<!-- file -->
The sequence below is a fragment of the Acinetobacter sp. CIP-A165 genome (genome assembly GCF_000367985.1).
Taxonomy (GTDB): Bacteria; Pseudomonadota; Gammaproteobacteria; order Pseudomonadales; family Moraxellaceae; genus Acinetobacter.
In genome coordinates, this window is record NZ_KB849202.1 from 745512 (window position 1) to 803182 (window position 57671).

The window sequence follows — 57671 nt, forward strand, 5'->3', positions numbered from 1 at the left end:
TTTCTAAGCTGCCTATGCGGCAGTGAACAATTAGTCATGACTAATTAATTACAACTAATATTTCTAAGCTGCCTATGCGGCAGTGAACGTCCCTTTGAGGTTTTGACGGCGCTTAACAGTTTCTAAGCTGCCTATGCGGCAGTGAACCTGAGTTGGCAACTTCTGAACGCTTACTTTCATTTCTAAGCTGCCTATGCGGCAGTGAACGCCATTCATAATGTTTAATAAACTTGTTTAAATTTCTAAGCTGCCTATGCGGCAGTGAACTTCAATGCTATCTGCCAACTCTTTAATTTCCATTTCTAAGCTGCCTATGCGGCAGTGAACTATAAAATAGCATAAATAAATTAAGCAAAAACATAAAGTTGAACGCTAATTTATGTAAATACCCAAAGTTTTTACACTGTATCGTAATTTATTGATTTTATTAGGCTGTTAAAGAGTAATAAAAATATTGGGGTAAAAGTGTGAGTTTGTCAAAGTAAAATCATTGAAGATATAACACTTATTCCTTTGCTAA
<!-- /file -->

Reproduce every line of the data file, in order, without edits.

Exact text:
The sequence below is a fragment of the Acinetobacter sp. CIP-A165 genome (genome assembly GCF_000367985.1).
Taxonomy (GTDB): Bacteria; Pseudomonadota; Gammaproteobacteria; order Pseudomonadales; family Moraxellaceae; genus Acinetobacter.
In genome coordinates, this window is record NZ_KB849202.1 from 745512 (window position 1) to 803182 (window position 57671).

The window sequence follows — 57671 nt, forward strand, 5'->3', positions numbered from 1 at the left end:
TTTCTAAGCTGCCTATGCGGCAGTGAACAATTAGTCATGACTAATTAATTACAACTAATATTTCTAAGCTGCCTATGCGGCAGTGAACGTCCCTTTGAGGTTTTGACGGCGCTTAACAGTTTCTAAGCTGCCTATGCGGCAGTGAACCTGAGTTGGCAACTTCTGAACGCTTACTTTCATTTCTAAGCTGCCTATGCGGCAGTGAACGCCATTCATAATGTTTAATAAACTTGTTTAAATTTCTAAGCTGCCTATGCGGCAGTGAACTTCAATGCTATCTGCCAACTCTTTAATTTCCATTTCTAAGCTGCCTATGCGGCAGTGAACTATAAAATAGCATAAATAAATTAAGCAAAAACATAAAGTTGAACGCTAATTTATGTAAATACCCAAAGTTTTTACACTGTATCGTAATTTATTGATTTTATTAGGCTGTTAAAGAGTAATAAAAATATTGGGGTAAAAGTGTGAGTTTGTCAAAGTAAAATCATTGAAGATATAACACTTATTCCTTTGCTAA